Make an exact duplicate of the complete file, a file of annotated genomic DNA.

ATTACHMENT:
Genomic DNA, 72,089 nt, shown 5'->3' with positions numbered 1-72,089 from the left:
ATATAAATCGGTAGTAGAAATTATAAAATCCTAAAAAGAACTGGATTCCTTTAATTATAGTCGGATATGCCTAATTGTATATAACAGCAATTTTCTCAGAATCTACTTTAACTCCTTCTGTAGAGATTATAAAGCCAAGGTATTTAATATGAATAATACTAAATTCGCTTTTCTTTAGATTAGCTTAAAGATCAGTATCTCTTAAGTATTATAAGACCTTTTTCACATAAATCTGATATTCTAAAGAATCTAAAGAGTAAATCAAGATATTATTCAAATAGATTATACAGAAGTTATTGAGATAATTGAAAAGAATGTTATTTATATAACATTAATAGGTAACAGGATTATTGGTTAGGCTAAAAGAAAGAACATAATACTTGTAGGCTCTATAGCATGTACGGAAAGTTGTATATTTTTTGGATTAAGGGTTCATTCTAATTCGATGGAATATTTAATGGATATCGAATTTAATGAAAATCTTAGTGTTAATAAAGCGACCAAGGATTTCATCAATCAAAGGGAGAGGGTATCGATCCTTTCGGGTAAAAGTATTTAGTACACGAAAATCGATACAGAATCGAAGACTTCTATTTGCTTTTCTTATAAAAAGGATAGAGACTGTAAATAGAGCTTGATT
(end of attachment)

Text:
Genomic DNA, 72,089 nt, shown 5'->3' with positions numbered 1-72,089 from the left:
ATATAAATCGGTAGTAGAAATTATAAAATCCTAAAAAGAACTGGATTCCTTTAATTATAGTCGGATATGCCTAATTGTATATAACAGCAATTTTCTCAGAATCTACTTTAACTCCTTCTGTAGAGATTATAAAGCCAAGGTATTTAATATGAATAATACTAAATTCGCTTTTCTTTAGATTAGCTTAAAGATCAGTATCTCTTAAGTATTATAAGACCTTTTTCACATAAATCTGATATTCTAAAGAATCTAAAGAGTAAATCAAGATATTATTCAAATAGATTATACAGAAGTTATTGAGATAATTGAAAAGAATGTTATTTATATAACATTAATAGGTAACAGGATTATTGGTTAGGCTAAAAGAAAGAACATAATACTTGTAGGCTCTATAGCATGTACGGAAAGTTGTATATTTTTTGGATTAAGGGTTCATTCTAATTCGATGGAATATTTAATGGATATCGAATTTAATGAAAATCTTAGTGTTAATAAAGCGACCAAGGATTTCATCAATCAAAGGGAGAGGGTATCGATCCTTTCGGGTAAAAGTATTTAGTACACGAAAATCGATACAGAATCGAAGACTTCTATTTGCTTTTCTTATAAAAAGGATAGAGACTGTAAATAGAGCTTGATT